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Shalom all:

It’s time for me to regale you with yet more tales from the steak house, which could also be classified as bobular blunders. As the above suggests, Ray and I went to Ryans again last night, and the food was considerably better. Note to self: Don’t go to Ryans, or any other restaurant for that matter, any later than two hours before they close. we ended up going after making a trip to the Sprint Store to have our phones configured with reliable sighted assistance. Bob would not have been good for that one. Things would have straight down the drain, without delay at that point. So anyway, we get the phones configured, and then go get some dinner. Begin bobular blunders. We sit down at the table, and Bob starts to discuss the current case of the cross-burning, and oppines that a man who happened to be a witness to the crime, and didn’t stop it, got too harshly judged. Apparently, eight years in jail, where you have cable and ‘net access, and eat better than a lot of people on the outside is just too much to deal with. Then, the conversation spirals down to the statement, made by Bob, that the law is as corrupt as could be, and that someone who witnesses a crime and does nothing is not as guilty as the other miscreants involved. Furthermore, when I brought up biblical support, (Bob relies heavily on the King James translation of the Bible for the underpinnings of a lot of the choices he makes and encourages others to make), for the concept of guilt by association in a case like that, Bob promptly declared that “do not stand idly by while your brother’s blood is shed” is a spiritual law as opposed to a civil law. That tends to be the way a lot of Christians, though not all, explain away the non-ceremonial requirements, (which, consequently, make up the majority of what Christians like to refer to as “the law”), when confronted with the question of why they don’t follow the law when Jesus specifically commanded it, or when you ask them how Jesus was supposed to have fulfilled commandments like that. But, I seriously digress. The point is, a statement like “do not stand idly by while your brother’s blood is shed” is very obviously a civil law, even if one does not take the time to look the verse up within its proper context. Ray didn’t say much during this point of the conversation, which I find interesting, given that Ray has an oppinion on most things. As the evening progressed, the conversation spiraled to yet new levels of depravity. Bob decided to tell Ray and I a story about a local woman, in her late twenties, who married a man in his eighties. He extolled this as right and proper. In order to impress upon you all the complete depravity and perversity of a statement like that, (yes, Bob has a nack for special nack for taking a situation or idea that’s already depraved in and of itself, and bringing it to new and completely unfathomable depths of indecency), I need to give you a little background. It goes without saying that Bob holds some extremely screwed up views. For instance: Vlind people all have bad childhoods by default; blind people shouldn’t date other blind people because, if they get married and spend the rest of their lives together, they become ultradependent; blind people have an extra license to sin than the rest of society because we’re all frustrated, lonely people who need some sort of opiate; and so on, etcetera. So, when Bob suggested that said woman did the right thing by marrying the octagenarian, neither Ray nor I were surprised, although it does continue to shock me, at least, every time I hear views like that expressed. This stems from Bob’s view that women need to date older men because men their age are going to just screw them over. Well, OK, I can’t say that one’s totally flawed. But, the way it gets borne out is disturbing. I date older men, but there’s a limit: Namely, anyone older than nine or ten years is excluded due to the fact that the number of commonalities starts to dwindle, and at that point, we’re getting a little too close to the generational gap. “Who’s your daddy” is not a line I want to hear, especially when it’s coming from someone who is supposed to be playing a totally different role. Fortunately, thanks to the ending of dinner, the conversation didn’t have any more oportunity to downgrade any further. Ray and I got back here, and promptly tuned in to No Holds barred Radio, and listened to the further torture of Ellis 2.0. Watch this space for more on that. Because I’ve spent the last little while on this entry, and I’m not sure, after reporting last night’s episode, you can really add other, unrelated incidents to the same entry, I’ll go for now. Thanks for reading.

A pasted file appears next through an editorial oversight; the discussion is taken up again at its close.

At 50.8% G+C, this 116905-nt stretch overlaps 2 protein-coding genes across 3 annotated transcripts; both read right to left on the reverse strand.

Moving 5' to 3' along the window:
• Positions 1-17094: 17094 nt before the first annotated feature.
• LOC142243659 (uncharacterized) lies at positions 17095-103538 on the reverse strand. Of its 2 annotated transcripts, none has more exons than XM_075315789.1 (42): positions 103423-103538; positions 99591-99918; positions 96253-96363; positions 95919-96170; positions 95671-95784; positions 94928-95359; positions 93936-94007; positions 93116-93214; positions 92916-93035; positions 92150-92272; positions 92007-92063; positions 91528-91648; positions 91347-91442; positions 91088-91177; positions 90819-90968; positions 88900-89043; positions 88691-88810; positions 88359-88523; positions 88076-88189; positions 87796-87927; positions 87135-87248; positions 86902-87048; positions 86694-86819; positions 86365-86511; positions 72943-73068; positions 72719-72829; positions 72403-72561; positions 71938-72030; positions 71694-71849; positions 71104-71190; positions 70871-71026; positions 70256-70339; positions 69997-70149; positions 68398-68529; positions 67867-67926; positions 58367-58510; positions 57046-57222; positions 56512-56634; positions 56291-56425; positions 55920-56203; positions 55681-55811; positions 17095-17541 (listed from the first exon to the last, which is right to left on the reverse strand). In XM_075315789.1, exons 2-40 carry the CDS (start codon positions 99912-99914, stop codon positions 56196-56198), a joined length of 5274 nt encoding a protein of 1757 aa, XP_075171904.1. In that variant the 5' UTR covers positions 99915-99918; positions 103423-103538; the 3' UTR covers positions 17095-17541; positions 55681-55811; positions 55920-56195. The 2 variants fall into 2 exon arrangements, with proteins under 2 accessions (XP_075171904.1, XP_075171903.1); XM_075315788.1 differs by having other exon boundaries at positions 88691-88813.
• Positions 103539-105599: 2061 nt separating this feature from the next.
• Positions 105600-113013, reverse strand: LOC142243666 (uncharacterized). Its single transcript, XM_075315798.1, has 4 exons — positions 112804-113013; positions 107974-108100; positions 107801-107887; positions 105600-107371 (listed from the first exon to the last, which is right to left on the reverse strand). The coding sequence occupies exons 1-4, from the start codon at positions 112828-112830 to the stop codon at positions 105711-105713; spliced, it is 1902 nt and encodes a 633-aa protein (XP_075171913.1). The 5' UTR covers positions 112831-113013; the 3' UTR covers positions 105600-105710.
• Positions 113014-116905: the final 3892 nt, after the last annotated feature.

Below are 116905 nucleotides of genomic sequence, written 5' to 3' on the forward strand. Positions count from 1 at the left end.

Comments

  • Rant rant rant! It’s what the journal’s for. *grin*..Hm..this here Bob is fascinating. If I were back in NC maybe I’d enjoy conversing with him..hehe…not because I agree with him, but because I have a thing for listening to people discuss their bizarre views.

    What’s this cross burning thing? What all happened?

    I definitely would agree that a person who doesn’t in some way at least attempt to help the situation when witnessing someone being harmed is at heavy fault. I’m not going to suggest everyone become vigilanties and try to stand between a perpetrator and his/their victims, but at least sounding the alert or calling the lawful authorities as promptly as possible should be instilled into peoples heads. Reminds me of the woman in NYC who was brutally raped and stabbed to death with a knife while several dozen people looked on, all motionless and all drawing the conclusion that someone else would solve the problem and they wouldn’t get involved. Also, my wife was assaulted by three bastards last year, several people saw this and nobody did a goddamn thing. One woman even had the nerve to confront her in a store and say that she’d seen what had happened and that she was sorry.